Solutions or Compassion: When to Offer Advice…and Not

By: Josh

 “Leadership is solving problems. The day soldiers stop bringing you their problems is the day you have stopped leading them. They have either lost confidence that you can help or concluded you do not care. Either case is a failure of leadership.”

Looking back at his 35 years of service in the Army, Colin Powell shares this timeless perspective in his book, My American Journey. It remains an important reminder for all leaders, at all levels, in all industries. When our people are willing to include us in their professional challenges and personal lives, it is a signal of earned trust, respect, and confirmation they know that we care. When our people bring us their problems, it serves as a leadership opportunity.

But what do we do with that opportunity? Do we offer advice and help them efficiently get to a solution? Or should we simply listen to offer support and compassion? What is the right answer? Is there a right answer?

As leaders, we easily default to action. We aim to identify the problem, generate a solution, and solve the problem as quickly and efficiently as possible. We desire to add value, to help, and to fix.

However, not every problem needs our advice. Maybe not everyone is looking for a solution. Maybe we can best serve others by listening when they bring us their problems.

Hot Take: Compassion > Solutions

In their book, Compassionate Leadership, authors Rasmus Hougaard and Jacqueline Carter state that, “…often people don’t need your solutions. They just need your ear and your caring presence. Many problems don’t need a solution, but rather to just be heard and seen. Not acting on others’ problems can oftentimes be the most powerful way of helping.”

When I came across these lines reading the book, it felt like a swift punch to the gut. How often do I merely default to advice? And how often have I missed the mark in adding value when what I really should have done was listen?

Author Bob Goff compounds the argument in his inspiring book, Love Does, when he said, “Most people need love and acceptance a lot more than they need advice.”

Maybe we are too quick or too easy to offer advice as leaders…

The Slippery Slope of Solutions

Yes, leaders add value, solve problems, fix things, and make things better. But when it comes to helping people solve their problems, our well intentions can easily fall into a few different pitfalls. We may not be helping as much as we think.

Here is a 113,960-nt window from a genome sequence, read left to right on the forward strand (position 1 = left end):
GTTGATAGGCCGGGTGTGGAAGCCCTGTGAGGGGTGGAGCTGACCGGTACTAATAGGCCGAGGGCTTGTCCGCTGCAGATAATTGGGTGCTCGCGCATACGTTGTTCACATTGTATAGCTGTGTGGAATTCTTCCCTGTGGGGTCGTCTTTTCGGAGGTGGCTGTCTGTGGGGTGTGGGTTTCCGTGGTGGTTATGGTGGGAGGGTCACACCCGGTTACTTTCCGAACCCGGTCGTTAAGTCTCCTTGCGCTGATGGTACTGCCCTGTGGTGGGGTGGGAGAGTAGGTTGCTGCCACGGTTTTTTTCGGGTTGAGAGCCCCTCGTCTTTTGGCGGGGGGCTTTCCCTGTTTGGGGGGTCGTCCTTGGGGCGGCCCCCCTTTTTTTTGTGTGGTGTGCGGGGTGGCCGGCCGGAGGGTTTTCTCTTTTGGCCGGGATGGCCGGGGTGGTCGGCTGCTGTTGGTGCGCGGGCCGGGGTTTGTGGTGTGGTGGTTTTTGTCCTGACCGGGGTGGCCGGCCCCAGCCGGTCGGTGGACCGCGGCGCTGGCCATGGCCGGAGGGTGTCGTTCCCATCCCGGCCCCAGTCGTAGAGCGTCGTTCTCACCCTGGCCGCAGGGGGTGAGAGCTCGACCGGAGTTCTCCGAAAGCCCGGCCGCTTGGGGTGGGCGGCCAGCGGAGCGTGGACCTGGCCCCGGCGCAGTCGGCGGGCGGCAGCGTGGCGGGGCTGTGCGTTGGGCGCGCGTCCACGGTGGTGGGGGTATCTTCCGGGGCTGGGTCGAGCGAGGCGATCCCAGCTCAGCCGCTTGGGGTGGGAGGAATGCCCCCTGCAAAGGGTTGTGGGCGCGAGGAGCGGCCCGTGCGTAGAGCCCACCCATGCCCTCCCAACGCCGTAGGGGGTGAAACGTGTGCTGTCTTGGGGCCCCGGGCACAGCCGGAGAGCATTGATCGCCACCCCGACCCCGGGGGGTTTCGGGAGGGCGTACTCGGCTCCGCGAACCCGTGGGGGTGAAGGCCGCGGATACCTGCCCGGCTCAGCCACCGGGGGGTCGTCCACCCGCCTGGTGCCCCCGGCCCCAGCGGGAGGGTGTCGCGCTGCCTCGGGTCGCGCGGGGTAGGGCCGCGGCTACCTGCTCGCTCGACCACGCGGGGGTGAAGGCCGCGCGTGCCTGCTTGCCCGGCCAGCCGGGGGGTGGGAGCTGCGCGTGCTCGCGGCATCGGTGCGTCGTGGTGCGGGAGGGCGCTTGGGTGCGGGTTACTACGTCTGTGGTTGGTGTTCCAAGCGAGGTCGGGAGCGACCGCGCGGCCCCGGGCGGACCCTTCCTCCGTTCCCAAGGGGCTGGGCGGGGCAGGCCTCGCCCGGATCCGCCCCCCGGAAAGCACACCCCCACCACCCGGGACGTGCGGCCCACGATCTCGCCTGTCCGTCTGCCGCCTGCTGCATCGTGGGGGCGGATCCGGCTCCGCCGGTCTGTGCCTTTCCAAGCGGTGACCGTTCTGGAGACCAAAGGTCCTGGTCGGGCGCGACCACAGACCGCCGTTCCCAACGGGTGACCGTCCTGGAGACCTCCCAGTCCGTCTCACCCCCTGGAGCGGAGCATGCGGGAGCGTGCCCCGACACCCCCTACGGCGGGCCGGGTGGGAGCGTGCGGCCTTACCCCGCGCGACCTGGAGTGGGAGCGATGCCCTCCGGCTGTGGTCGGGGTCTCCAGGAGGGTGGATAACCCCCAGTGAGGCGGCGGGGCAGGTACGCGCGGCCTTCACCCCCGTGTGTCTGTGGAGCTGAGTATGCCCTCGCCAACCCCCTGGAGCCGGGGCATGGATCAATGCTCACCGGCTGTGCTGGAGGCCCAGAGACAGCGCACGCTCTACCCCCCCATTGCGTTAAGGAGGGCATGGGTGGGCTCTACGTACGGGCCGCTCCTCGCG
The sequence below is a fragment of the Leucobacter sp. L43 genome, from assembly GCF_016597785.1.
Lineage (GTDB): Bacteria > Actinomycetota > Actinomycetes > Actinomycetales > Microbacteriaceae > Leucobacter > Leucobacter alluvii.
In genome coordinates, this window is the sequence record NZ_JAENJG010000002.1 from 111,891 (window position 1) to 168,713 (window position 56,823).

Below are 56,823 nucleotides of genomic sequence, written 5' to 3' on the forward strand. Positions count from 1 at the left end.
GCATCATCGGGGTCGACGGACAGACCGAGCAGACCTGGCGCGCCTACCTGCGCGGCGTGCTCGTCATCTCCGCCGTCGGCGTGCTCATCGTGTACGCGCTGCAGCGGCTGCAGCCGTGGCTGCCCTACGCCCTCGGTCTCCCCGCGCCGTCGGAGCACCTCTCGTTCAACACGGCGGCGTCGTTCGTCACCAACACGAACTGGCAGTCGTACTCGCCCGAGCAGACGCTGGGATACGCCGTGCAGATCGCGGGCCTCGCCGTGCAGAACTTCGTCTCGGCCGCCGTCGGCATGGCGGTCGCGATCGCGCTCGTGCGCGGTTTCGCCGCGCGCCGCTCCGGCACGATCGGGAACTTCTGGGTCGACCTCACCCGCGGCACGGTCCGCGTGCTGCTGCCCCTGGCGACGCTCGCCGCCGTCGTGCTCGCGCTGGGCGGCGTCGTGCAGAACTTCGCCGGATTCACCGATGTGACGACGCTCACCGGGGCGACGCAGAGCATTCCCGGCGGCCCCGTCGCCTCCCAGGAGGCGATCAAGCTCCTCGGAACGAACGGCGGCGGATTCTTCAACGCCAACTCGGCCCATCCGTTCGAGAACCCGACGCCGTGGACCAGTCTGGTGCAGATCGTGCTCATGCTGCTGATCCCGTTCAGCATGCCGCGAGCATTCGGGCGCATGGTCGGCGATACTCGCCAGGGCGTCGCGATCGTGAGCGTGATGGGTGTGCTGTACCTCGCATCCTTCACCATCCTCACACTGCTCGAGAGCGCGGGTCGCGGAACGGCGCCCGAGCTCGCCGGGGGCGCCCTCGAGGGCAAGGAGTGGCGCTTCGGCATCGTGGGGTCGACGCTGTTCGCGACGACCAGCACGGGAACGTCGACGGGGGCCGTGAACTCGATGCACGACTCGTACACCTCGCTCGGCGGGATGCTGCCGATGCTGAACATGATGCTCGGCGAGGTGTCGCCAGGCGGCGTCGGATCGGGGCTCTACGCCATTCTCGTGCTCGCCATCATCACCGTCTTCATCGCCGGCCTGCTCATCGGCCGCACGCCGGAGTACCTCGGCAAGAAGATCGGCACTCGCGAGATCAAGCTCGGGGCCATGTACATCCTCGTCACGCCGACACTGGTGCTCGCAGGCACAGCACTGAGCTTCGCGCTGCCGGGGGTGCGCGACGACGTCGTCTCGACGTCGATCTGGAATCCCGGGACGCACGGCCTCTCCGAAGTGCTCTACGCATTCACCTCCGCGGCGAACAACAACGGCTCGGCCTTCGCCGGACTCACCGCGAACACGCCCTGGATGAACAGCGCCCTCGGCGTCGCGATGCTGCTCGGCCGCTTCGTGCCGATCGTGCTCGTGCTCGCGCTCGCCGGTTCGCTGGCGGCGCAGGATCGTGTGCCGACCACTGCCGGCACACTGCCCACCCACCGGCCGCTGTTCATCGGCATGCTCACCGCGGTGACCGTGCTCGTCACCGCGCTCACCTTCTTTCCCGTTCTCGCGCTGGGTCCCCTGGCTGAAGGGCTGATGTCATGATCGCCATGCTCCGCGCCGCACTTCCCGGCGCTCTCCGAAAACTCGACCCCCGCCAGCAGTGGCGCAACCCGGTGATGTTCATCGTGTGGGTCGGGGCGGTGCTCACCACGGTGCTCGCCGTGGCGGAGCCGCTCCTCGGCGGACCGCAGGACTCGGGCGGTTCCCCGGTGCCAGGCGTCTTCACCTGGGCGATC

Often, our advice and offerings of solutions can:

  • Shift the focus onto us: “Well, let me tell you the time I…” and other such stories, though aimed at providing some helpful perspective to someone else, usually just turns the conversation around to become about us now. It’s selfish and arrogant.
  • Be bad advice: Most often, we listen to the problem for a minute or two and think we know what is going on and have the answer. However, our rush to give advice in fact misses the mark because we don’t fully understand the situation, its details, or the heart of the issue.
  • Lose the audience: We have to earn the right to speak truth into others’ lives. We can’t do that if we are unwilling to listen and care. Rushing into solutions can lead to the other person tuning us out because they do not sense that we see, hear, care about, and value them. Then, they just sit there, smiling and nodding, to be polite as we ramble on, regretting that they even came to us to talk in the first place.
  • Fall victim to the hero effect: As leaders, we may think we have the best or right answer, and that we can save everyone from their problems. This becomes hubris and self-centeredness at its worst.

When Do We Offer Advice Then?

So, when do we? Or don’t we? How do I know what to do when people bring me their problems?